Always Looking for the Smoothest Ride

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By Angel MedFlight Contributor

Anyone who has flown has felt the bumpy and nerve-rattling phenomenon known as turbulence. Those who from the outset have a fear of flying are left white-knuckled as they grab the armrests and close their eyes as they feel the slight rhythmic changes in altitude. But if you only know more about what causes turbulence and how pilots deal with it, you will feel a lot more at ease the next time you feel some choppy air up in the wild blue yonder.

First, you should know that turbulence is quite common during flights. But because Angel MedFlight Worldwide Air Ambulance utilizes a fleet of Learjets and a Citation X, we can fly above the weather and that means a much more comfortable flight for the patient and passengers.

There can be choppy air on any flight. Aviation West Charters  Director of Operations Brandon Kearns says the best way to explain turbulence is knowing that air has the same properties as water. “Imagine you are going down a river. The river might seem smooth and calm one minute, but then there might be a patch of water up ahead that is rippling. This rippling could be due to the river bottom or two parts of the river converging on one another. This will cause the same ‘smooth’ water to now become disturbed. And even though you are just as safe as before, the boat might now hit a few bumps as you pass through.”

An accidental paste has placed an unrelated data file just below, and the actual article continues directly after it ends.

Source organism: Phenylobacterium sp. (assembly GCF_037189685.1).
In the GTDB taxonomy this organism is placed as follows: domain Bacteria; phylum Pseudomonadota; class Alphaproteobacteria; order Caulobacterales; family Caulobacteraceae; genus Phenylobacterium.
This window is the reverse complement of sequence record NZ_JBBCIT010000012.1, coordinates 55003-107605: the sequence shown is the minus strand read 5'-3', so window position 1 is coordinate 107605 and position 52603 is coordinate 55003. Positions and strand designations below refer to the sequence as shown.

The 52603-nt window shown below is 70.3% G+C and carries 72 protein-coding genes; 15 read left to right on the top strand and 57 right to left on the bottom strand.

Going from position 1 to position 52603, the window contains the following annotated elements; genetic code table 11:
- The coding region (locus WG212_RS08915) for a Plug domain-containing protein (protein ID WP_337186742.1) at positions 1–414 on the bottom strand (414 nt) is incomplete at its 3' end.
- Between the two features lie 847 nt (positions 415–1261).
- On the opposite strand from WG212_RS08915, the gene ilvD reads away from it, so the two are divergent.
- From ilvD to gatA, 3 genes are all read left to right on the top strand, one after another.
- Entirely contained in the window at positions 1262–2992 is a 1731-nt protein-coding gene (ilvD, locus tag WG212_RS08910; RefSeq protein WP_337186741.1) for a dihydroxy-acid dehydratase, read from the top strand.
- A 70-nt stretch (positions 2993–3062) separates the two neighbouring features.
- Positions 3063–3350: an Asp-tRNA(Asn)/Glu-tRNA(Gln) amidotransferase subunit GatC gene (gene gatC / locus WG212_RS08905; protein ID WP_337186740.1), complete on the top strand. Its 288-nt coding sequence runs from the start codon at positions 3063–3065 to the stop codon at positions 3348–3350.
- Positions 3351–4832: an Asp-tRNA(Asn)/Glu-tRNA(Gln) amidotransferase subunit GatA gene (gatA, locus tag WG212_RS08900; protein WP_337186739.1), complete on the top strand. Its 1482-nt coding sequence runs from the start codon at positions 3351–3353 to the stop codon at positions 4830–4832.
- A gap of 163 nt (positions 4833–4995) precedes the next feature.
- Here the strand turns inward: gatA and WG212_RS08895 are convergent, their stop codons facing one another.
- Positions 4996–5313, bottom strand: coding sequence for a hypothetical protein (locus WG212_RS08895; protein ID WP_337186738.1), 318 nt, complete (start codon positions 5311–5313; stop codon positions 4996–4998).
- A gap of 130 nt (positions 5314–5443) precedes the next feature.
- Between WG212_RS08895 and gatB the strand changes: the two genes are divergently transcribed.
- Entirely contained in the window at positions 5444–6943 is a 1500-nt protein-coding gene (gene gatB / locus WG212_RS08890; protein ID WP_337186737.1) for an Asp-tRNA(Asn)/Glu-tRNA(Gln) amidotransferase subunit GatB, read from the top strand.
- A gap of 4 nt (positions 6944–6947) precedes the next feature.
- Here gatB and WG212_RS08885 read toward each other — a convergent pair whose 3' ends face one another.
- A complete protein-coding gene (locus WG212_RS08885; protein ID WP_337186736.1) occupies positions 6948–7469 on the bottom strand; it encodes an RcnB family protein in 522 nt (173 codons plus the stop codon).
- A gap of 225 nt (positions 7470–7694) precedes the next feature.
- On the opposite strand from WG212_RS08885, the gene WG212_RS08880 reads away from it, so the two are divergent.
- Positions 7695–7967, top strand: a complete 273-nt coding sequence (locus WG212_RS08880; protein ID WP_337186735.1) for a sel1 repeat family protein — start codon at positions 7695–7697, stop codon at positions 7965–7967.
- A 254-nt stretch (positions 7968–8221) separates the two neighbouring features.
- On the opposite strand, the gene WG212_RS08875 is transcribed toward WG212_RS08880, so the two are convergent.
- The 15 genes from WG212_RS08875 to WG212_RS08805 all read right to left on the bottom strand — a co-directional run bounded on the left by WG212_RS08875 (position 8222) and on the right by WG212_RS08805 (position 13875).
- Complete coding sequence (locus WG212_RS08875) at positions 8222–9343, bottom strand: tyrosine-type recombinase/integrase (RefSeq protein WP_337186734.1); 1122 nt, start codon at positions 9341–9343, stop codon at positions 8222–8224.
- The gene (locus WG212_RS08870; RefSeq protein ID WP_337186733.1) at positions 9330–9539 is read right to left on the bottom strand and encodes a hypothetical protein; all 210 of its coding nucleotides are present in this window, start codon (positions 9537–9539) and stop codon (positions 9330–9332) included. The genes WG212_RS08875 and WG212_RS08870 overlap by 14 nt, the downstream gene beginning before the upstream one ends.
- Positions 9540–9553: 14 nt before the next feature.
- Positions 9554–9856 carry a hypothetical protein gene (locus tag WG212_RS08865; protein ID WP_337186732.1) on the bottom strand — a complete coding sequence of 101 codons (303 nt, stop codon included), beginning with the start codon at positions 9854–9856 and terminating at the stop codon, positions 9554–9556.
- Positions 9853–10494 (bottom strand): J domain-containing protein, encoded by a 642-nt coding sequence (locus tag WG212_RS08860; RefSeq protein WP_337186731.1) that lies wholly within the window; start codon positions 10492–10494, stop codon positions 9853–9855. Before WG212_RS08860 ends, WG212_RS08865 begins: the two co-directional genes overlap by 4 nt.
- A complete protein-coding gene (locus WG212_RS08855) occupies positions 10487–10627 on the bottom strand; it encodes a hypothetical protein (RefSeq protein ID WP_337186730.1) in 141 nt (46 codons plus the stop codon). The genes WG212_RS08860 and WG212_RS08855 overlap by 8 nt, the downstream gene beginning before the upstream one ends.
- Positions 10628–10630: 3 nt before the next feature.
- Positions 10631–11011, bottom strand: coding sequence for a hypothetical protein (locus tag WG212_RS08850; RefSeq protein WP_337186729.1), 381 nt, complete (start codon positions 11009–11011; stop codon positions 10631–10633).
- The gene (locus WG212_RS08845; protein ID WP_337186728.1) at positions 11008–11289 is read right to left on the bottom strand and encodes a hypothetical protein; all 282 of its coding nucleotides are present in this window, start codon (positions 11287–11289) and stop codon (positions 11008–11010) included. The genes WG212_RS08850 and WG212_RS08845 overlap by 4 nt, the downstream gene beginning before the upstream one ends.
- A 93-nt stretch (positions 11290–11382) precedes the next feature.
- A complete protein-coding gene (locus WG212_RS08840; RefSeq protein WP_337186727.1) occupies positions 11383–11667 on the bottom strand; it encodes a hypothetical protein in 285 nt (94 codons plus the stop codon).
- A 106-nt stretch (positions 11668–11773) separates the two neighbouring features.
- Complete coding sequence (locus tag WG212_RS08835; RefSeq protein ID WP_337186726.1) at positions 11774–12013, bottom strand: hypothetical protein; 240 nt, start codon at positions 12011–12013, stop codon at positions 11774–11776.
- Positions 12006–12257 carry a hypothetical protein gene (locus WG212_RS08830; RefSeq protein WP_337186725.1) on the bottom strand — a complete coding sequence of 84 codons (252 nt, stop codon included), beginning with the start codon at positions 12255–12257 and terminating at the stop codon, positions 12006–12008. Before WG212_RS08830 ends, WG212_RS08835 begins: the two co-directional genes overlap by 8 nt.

Just how common is turbulence? Kearns says it’s an everyday part of the flying experience. “It can be caused by two air masses converging on one another. It also happens when you are flying over mountains and the air at the surface is being forced up the slope and into your path.”

While there are many classifications of turbulence, Kearns points out that pilots know what meteorological phenomenon will cause disruptive and uncomfortable rides for the passengers and will go to great lengths to stay away from them. “Most turbulence is just a rough portion of air that is churning and the aircraft is just passing through,” says Kearns.

So next time your ride on an airplane gets bumpy and you feel some apprehensiveness, remember the science of turbulence and think of Kearns’ comparison to ripples in water. It’s just a rough patch of air and pilots are doing their best to fly around it and make you more comfortable.

Angel MedFlight Worldwide Air Ambulance is committed to the safety, care and comfort of our patients. Choosing us for your medical flight means state-of-the-art jets cruising at higher elevations and thus creating a smoother flight.

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